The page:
Certain types of certification have been made available in the context of electronic communication. For example, the related problem of certifying the identity of a sender has been dealt with. See, for instance, Fischer, U.S. Pat. No. 4,868,877, "Public Key/Signature Cryptosystem with Enhances Digital Signature Certification". However, the Fischer '877 patent pertains only to electronic communication and cryptography, and does not address the problem of certifying either content in general, or content of a hard-copy document in particular.

Thus, there is a drawback to the certification of hard-copy mail, in that the content of the mail item cannot be certified. This drawback has not been adequately solved by existing techniques, such as those discussed above.

SUMMARY OF THE INVENTION

It is therefore an object of the invention to provide a method and system, for use with hard-copy mail, for certifying the content, as well as the mere fact of posting, of the mail item.

To achieve this and other objectives, there is provided in accordance with the invention a method for certifying content of a data object, the method comprising the following steps:

First, a digital representation of the data object is produced. Typically, for hard-copy documents, this is done by scanning the hard-copy document to produce a two-dimensional bit map.

Then, a signature for the digital representation is obtained from a certifying agent. The signature is produced as a function of the digital representation of the data object, so as to reflect the content of the data object This step will commonly be performed by a certifying agent, such as a post office clerk or a notary public.

Finally, as a result of the previous steps, a representation of the signature, along with the data object, is provided. Accordingly, it is established that the signature authenticates the content of the data object.

Additionally, the above process can incorporate date and time information, such as by concatenation of the date/time information with a digital file representative of the document's content.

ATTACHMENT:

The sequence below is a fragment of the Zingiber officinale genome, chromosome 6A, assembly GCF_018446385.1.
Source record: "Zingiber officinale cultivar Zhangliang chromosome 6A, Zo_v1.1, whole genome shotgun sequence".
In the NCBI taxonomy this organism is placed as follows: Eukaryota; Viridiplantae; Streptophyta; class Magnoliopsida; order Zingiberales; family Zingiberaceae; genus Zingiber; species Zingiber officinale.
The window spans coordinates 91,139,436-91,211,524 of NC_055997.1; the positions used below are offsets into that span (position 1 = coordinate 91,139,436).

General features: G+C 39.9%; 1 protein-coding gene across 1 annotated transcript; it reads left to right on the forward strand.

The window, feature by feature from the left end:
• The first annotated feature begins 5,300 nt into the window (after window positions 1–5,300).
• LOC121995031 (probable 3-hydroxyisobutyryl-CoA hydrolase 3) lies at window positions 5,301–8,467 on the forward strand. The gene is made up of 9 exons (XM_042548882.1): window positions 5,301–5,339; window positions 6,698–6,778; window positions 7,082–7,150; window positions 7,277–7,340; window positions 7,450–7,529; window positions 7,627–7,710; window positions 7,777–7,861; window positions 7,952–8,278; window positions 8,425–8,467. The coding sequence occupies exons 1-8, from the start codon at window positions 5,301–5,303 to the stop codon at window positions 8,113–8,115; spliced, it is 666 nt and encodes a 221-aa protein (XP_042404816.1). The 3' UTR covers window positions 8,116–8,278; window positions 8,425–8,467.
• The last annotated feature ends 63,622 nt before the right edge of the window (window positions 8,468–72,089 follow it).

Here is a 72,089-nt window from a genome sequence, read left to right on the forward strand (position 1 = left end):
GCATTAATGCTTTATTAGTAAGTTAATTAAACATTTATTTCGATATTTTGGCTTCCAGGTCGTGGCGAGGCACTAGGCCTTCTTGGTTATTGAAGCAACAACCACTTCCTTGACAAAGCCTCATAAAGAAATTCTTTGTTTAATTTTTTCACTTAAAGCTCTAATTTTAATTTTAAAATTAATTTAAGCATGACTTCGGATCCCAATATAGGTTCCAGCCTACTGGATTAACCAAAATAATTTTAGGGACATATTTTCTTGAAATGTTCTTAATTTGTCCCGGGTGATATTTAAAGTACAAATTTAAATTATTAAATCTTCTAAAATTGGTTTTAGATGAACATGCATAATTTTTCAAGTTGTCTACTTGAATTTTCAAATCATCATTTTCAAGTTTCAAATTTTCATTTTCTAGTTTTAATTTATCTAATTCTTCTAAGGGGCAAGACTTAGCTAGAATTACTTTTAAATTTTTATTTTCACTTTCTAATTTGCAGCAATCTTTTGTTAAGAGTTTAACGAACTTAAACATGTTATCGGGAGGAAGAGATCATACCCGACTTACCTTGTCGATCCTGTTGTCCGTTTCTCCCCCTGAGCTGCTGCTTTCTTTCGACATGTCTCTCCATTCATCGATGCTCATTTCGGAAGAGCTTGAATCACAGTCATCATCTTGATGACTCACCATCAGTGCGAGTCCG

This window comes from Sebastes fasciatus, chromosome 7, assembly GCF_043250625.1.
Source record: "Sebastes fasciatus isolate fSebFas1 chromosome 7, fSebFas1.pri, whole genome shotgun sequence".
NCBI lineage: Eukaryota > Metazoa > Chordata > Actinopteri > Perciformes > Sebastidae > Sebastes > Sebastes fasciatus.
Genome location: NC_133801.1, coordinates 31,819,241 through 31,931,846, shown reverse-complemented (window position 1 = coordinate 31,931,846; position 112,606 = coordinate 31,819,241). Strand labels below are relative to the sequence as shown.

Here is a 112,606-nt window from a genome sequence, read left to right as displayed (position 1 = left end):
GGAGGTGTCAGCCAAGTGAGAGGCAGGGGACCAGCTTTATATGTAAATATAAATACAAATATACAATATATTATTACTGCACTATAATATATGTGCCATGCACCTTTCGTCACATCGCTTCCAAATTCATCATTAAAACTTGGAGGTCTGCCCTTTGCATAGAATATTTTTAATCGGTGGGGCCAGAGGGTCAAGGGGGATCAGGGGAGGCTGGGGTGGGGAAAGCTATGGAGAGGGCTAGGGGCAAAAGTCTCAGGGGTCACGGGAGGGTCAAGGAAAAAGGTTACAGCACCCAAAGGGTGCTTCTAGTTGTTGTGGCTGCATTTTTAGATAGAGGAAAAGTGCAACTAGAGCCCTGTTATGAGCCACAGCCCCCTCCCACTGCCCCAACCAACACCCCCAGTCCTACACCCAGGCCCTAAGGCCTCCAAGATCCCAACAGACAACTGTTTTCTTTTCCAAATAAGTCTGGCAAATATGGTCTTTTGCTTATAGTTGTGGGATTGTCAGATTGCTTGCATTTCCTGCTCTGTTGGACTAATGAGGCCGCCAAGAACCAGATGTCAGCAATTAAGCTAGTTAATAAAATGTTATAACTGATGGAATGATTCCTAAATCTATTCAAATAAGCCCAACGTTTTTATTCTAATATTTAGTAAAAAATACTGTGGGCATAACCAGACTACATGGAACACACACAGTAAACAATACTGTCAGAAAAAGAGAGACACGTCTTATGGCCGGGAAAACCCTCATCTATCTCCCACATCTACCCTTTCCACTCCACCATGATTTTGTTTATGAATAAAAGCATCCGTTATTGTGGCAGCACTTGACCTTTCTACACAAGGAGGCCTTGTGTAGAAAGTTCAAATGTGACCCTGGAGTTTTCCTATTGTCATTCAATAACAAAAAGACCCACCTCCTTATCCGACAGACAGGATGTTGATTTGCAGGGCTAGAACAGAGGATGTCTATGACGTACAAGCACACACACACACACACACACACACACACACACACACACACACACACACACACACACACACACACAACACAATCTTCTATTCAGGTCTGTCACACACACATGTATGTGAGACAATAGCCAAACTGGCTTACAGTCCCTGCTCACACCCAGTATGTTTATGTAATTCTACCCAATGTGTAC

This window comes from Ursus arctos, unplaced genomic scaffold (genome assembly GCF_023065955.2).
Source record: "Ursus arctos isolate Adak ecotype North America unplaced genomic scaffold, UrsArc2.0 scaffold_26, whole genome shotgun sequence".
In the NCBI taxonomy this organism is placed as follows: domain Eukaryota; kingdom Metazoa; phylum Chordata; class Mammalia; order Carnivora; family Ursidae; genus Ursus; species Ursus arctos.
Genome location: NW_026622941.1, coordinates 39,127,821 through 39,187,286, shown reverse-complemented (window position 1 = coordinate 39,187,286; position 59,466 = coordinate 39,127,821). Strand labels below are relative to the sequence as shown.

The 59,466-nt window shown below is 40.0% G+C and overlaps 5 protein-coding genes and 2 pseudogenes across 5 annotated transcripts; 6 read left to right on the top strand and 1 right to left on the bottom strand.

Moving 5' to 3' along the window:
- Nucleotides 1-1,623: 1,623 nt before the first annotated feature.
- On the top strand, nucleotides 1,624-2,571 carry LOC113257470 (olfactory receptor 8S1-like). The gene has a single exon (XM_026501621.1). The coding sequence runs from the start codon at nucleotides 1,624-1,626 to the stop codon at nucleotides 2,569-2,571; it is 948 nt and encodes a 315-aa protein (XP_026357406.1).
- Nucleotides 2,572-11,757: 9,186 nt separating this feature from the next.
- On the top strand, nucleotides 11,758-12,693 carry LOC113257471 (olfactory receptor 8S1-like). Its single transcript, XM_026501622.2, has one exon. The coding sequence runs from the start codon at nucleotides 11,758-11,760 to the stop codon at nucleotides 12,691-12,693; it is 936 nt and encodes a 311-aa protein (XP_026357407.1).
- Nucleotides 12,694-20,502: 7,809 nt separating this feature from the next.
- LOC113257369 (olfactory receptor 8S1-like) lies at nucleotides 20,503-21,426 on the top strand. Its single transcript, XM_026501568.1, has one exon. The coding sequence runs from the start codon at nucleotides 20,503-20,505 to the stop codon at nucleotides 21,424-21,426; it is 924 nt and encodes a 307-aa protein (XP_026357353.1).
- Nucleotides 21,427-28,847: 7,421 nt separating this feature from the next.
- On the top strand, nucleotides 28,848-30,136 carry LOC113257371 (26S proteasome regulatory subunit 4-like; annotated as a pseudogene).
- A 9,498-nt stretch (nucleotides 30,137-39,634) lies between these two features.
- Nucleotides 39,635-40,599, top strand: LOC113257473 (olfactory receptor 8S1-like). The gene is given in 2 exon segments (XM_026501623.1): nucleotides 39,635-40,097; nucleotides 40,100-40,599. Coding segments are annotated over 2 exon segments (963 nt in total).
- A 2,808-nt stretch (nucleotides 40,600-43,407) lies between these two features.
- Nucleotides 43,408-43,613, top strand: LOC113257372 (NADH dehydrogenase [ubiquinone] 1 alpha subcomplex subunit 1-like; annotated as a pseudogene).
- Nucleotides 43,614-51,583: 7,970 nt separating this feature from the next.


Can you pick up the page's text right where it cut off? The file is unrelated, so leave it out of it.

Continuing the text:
The invention, as described and claimed below, provides customers of hard-copy communication services, such as United States Postal Service customers, with a service not heretofore available. Customers now will be able to certify the content, as well as the fact of mailing, of posted documents. The result will be an enhanced confidence, on the part of customers, that mailing requirements have been demonstrably complied with. Also, disputes between senders and recipients as to whether mailing requirements had been met will no longer come up. The old cliche "the check is in the mail" will now be a demonstrable fact.

While the invention is primarily disclosed as a method, it will be understood by a person of ordinary skill in the art that an apparatus, such as a conventional data processor, including a CPU, memory, I/O, program storage, a connecting bus, and other appropriate components, could be programmed or otherwise designed to facilitate the practice of the method of the invention. Such a processor would include appropriate program means for executing the method of the invention.

Also, an article of manufacture, such as a pre-recorded disk or other similar computer program product, for use with a data processing system, could include a storage medium and program means recorded thereon for directing the data processing system to facilitate the practice of the method of the invention. It will be understood that such apparatus and articles of manufacture also fall within the spirit and scope of the invention.